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Saturday, July 04, 2009

Flyer Girl

After sifting through craiglist "etc" and "part time" jobs sections for days on end, I finally applied to a job that caught my eye.


"Work in New York City's newest event space and museum, located in a historic lower Manhattan building. Part time workers needed to hand out flyer's, conduct tours, sell tickets and provide an upbeat atmosphere for guests. Must be available weekends and evenings. $7.50 per hour."

I sent an email, and had a job interview scheduled within a week.

When I arrived I climbed the stairs of a huge, endless, white painted room covered in mirrors from end to end.
The space was unfinished, but had a creepy feeling about it.
Suddenly from a side door behind a mirror a short nerdy man appeared.
His name was Derek. He was the museum's publicist, and he informed me that he also designed websites for semi-famous Broadway actors on the side.

After chatting with Derek for a bit, he told me that the job was mine if I wanted it.
I could start the following week.

When I arrived for my first shift, I noticed that this museum was to become a tribute to 9/11.
One of the major attractions by the museums owner and director (who was a well known creator of HDTV) was a small high tech theatre.
The film was a 9/11 HD film for guests which ran every hour.

On my first day I went inside to watch the "Reminder" movie.
It was complete with shaking and vibrating seats during the scene when the planes hit the towers.
I left the room completely disturbed.
These poor tourists had NO IDEA what they were in for.
I thought maybe there should have been a seat belt, or warning sign on the door of the theatre.

During the months ahead it would be my job to introduce the film to audiences once they were seated.
It was also my job to hand out flyer's at the Wall Street Bull, and Battery Park when it was slow.
This worked once and awhile to bring in tourists, but most the time we would walk through the park, throw our flyer's in the trash, and eat a hot dog.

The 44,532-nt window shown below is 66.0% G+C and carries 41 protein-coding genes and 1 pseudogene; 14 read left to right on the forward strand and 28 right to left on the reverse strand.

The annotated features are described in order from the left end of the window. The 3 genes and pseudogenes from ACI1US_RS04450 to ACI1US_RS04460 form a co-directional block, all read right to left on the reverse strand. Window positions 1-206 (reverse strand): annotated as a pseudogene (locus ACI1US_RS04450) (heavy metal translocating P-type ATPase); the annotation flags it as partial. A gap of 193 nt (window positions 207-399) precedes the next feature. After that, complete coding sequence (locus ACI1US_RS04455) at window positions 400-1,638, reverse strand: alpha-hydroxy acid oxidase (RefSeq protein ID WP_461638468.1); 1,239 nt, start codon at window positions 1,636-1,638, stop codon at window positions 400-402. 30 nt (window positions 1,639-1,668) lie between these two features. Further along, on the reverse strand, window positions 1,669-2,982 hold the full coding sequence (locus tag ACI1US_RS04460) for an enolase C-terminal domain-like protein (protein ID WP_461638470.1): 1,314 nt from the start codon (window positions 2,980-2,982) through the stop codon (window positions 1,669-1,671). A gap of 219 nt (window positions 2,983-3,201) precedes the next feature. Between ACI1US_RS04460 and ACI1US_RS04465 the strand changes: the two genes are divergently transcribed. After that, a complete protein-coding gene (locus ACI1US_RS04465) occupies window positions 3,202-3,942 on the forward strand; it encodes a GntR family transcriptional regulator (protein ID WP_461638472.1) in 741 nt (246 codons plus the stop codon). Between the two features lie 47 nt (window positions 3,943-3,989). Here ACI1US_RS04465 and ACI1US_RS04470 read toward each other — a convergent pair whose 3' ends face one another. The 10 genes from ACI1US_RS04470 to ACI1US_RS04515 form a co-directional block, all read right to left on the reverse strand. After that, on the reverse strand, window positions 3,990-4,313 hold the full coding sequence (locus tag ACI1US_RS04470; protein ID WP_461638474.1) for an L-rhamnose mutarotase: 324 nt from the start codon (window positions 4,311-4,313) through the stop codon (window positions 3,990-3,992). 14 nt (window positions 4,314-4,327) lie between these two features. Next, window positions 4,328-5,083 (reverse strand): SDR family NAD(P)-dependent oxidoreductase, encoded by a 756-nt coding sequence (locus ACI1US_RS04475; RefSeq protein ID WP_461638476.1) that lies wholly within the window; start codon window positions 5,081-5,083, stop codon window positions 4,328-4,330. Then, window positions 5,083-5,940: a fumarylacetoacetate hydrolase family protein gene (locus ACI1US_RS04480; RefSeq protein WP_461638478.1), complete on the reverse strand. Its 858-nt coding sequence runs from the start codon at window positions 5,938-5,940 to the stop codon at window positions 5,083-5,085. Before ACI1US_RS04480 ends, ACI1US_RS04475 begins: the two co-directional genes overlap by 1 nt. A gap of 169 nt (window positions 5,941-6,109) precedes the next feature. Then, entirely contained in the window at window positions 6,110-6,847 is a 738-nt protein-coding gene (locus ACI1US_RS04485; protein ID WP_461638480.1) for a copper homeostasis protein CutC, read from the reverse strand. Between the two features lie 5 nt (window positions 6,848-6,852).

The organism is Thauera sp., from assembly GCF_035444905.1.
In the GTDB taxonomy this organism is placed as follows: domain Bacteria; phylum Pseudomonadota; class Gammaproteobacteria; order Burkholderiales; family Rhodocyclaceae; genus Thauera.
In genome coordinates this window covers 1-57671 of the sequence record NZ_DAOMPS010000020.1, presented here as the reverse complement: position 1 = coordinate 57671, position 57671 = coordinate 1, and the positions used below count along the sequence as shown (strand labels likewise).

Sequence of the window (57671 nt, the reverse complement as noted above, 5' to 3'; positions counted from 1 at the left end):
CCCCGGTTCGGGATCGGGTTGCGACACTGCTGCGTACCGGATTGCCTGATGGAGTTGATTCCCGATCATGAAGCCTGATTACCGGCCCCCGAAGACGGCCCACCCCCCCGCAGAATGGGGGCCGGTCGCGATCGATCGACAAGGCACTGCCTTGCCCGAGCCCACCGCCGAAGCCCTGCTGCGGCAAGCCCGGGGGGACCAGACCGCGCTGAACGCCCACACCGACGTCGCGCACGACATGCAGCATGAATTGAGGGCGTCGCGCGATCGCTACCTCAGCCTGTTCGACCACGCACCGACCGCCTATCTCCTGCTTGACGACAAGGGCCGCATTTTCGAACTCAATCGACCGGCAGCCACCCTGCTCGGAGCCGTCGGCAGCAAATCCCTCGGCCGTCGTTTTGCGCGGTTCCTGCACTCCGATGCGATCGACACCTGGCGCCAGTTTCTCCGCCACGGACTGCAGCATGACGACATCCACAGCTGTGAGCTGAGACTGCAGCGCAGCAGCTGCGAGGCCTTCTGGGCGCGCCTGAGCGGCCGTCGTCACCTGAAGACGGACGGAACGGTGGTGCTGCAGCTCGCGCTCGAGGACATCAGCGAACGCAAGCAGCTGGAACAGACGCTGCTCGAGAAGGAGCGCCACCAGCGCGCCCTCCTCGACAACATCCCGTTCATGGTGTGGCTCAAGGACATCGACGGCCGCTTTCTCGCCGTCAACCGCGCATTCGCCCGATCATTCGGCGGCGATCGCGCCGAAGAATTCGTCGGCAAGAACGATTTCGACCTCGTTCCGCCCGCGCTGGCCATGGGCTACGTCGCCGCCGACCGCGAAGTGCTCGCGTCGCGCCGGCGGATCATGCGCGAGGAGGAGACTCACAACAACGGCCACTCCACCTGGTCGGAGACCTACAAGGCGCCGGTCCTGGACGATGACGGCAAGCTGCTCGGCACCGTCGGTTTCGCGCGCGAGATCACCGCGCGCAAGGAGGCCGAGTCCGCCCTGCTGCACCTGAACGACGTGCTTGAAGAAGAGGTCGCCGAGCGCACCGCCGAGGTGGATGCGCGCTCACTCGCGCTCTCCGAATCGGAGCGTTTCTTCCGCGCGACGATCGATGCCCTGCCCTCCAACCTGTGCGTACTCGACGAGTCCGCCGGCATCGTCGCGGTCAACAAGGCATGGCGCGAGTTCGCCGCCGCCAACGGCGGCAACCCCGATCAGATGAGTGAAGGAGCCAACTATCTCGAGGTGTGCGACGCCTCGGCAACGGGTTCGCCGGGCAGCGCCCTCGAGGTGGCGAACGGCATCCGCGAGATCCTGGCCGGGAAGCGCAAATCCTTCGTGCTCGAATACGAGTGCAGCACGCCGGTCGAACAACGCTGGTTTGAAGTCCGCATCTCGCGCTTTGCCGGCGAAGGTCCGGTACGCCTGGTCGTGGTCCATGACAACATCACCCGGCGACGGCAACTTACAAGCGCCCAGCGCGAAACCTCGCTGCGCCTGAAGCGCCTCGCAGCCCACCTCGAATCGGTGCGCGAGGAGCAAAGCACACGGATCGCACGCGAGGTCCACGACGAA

All staff members of the museum had to wear headsets complete withwalkie talkies clipped on our waist.
We were a small staff but had become friendly as we dealt with the antics of the owner, who we all agreed looked like Mr Burns from the Simpsons.

On the second anniversary of 9/11 he asked us to go to Ground Zero and hand out flyer's with discounts to the museum.
I refused thinking it was totally wrong, and distastefull.
The staff who did go that day practically got beat up by victims family members.

Soon we found out that many of the mirrors which lined the museum, were two way and that our headsets could be listened in on at any time.
As if that weren't creepy enough, some life sized ground zero photos had just been put all over the walls. While sifting through a photo book sold in the gift shop one day, I saw photos of exploded body parts, and wasnauseous for the rest of my shift.
Between the movie, photos, and walking by the WTC site to get to work every day, I started having 9/11 nightmares.
For months during this job, I dreamt I was trapped in an elevator, or under the buildings as they were falling.

Soon the space started booking events, and I got to work as evening event staff.
I witnessed some very interesting auctions, parties,celebrities, and premier parties.
One of the themed art openings was "trailer trash".
I wore a black wig and jeans that night, because the artist wanted us to fit in with the theme.
Later, another large firms reunion had an open bar.
The staff was standing around and I was offered a drink.
Everyone else was drinking, so I figured why not. I was 20 years old and had never had alcohol before.
The bartender poured me a Long Island Iced Tea, which I was told was a light drink.
I thought "how harmful could an iced tea be?".
Well I got buzzed pretty quickly, and had tons of fun while some big time execs at the event hit on me all night.
One of the girls I worked with was a bit to obvious with her drinking that night and got fired.
We all made sure to hide our evidence quickly after that.

In a few months ticket sales and event bookings had really slowed down.
Handing out flyer's at the bull was getting tiring.

I took a 12 hour bus ride home for Thanksgiving that year.
When I got back to NYC and called to get my schedule, I was told that they weren't going to need me anymore. Once again, I would have to find a new support job.
Bank account balance: $325.00

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